Finance Minister now authorised to declare a Person a Terrorist

  • Amended FIA confers more powers on minister
  • Religious leaders removed from scrutiny because of difficulties of classifying them
  • High consultative committee beefed up and will implement UN sanctions


The Minister of Finance, Peggy Serame, is now authorised to declare a person a terrorist and an organised group of people terrorists, The Botswana Gazette has established. The is in accordance with the newly published Financial Intelligence Agency (FIA) Act, which is an amendment of the 2019 law.

Explaining the background to the amendments, former director of FIA, Dr Abraham Sethibe, who is also a financial expert, noted: “The 2019 Act required a specified party or accountable institution to provide the risk assessment to a supervisory body. The 2022 Act expands this requirement for the assessment to also be provided to a competent authority or self-regulating body upon request.”

The mandate of the National Coordinating Committee on Financial Intelligence (NCCFI) has also been expanded from coordination of Anti-Money Laundering/Combating Financing of Terrorism (AML/CFT) to include overseeing the implementing UN security sanctions.

“The committee recommends declaration of terrorists to the minister,” Sethibe explained. “In addition, the responsibility or membership of the committee is pitched to permanent secretary level to match the seriousness of the issues handled. The committee has also been expanded to include other important stakeholders for implementation of AML/CFT that were not included in the 2019 Act.”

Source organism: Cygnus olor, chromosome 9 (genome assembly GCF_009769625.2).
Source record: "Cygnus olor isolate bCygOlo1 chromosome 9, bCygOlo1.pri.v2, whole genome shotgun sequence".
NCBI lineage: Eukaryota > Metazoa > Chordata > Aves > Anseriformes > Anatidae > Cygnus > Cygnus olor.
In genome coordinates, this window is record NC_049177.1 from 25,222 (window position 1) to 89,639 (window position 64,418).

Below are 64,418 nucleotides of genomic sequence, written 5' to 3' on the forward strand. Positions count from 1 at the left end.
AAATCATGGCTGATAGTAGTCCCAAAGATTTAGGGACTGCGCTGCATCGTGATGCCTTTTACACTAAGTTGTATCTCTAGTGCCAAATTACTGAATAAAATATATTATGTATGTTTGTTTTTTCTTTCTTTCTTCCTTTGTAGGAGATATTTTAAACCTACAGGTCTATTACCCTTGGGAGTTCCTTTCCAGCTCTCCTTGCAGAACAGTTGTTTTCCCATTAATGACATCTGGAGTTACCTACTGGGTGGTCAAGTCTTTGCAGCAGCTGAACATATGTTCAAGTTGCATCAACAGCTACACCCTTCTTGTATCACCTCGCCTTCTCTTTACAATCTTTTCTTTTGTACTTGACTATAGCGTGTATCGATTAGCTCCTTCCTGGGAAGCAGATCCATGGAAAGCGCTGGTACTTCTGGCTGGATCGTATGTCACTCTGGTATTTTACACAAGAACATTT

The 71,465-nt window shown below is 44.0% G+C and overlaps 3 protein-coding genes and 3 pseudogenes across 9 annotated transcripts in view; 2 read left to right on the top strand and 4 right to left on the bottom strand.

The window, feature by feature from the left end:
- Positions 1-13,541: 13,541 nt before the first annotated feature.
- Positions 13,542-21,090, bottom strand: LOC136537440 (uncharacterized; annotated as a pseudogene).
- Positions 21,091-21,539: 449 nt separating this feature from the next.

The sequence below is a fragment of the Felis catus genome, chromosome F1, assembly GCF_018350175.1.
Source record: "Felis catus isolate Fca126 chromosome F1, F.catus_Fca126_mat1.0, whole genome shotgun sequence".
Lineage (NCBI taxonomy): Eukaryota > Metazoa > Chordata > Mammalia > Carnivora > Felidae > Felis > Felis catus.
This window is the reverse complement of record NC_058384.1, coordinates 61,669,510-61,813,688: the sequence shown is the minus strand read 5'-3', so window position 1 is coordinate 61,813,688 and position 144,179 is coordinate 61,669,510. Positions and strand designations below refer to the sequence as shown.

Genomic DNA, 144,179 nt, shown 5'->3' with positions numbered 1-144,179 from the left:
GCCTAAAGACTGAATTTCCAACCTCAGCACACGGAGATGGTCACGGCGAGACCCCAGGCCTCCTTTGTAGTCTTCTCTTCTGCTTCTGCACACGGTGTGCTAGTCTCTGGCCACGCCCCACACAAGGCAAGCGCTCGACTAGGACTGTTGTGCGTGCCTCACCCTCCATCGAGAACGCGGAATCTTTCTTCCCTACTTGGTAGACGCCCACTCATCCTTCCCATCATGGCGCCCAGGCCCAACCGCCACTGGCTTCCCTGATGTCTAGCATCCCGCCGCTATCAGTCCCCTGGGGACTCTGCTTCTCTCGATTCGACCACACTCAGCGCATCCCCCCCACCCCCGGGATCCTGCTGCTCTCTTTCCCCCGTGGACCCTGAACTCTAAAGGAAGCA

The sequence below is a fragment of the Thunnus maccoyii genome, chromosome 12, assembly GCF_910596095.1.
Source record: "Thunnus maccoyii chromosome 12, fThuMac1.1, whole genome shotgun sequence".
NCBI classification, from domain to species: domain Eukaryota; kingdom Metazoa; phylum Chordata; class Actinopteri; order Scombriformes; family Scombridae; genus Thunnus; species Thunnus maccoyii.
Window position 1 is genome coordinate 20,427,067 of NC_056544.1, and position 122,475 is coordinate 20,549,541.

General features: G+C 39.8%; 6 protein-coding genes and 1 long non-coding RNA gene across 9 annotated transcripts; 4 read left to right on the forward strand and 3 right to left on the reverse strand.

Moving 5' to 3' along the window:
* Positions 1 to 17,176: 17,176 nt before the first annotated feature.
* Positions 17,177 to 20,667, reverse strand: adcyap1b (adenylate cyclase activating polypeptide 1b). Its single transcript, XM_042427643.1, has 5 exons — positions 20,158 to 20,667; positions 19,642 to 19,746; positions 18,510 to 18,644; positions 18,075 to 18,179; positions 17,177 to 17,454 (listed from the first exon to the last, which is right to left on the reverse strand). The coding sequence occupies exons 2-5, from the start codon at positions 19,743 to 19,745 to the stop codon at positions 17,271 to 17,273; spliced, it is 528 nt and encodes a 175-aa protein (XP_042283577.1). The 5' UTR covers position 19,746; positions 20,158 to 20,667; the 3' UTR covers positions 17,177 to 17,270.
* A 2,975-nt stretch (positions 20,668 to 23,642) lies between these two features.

The amendments are primarily a response to emerging challenges and developments around the world relating to terrorism and money laundering, among other things.
Removal of religious leaders as senior executives of private entities is among the changes made. “Classification was difficult because anybody can establish a church and call himself or herself a bishop,” said Sethibe “It was difficult to separate a bishop of an established church from those who worship under trees with less than 20 members, for example.”

“For the private entities, a turnover threshold is introduced. This is to accept the fact that they are important for AML/CFT, hence the need to bring them in while targeting those that matter most, given their size.”

He noted that the amendments of the definition of “prominent influential persons” (PIP) was also problematic. “The definition of PIP was broad and difficult to implement, hence the introduction of the threshold and removing some who are not important for Anti-Money Laundering,” he said.

According to Sethibe, some changes relate to the expansion of committees for inclusivity of key stakeholders omitted in the 2019 Act.

Botswana has struggled to improve its position 113 ranking that it has held since two years ago and remain there in the latest Financial Secrecy Index (FSI-2022). Expectations are that transparency reforms through amendments such as these will help improve the country’s rating. The FSI Index ranks jurisdictions most complicit in helping individuals to hide their finances from the rule of law.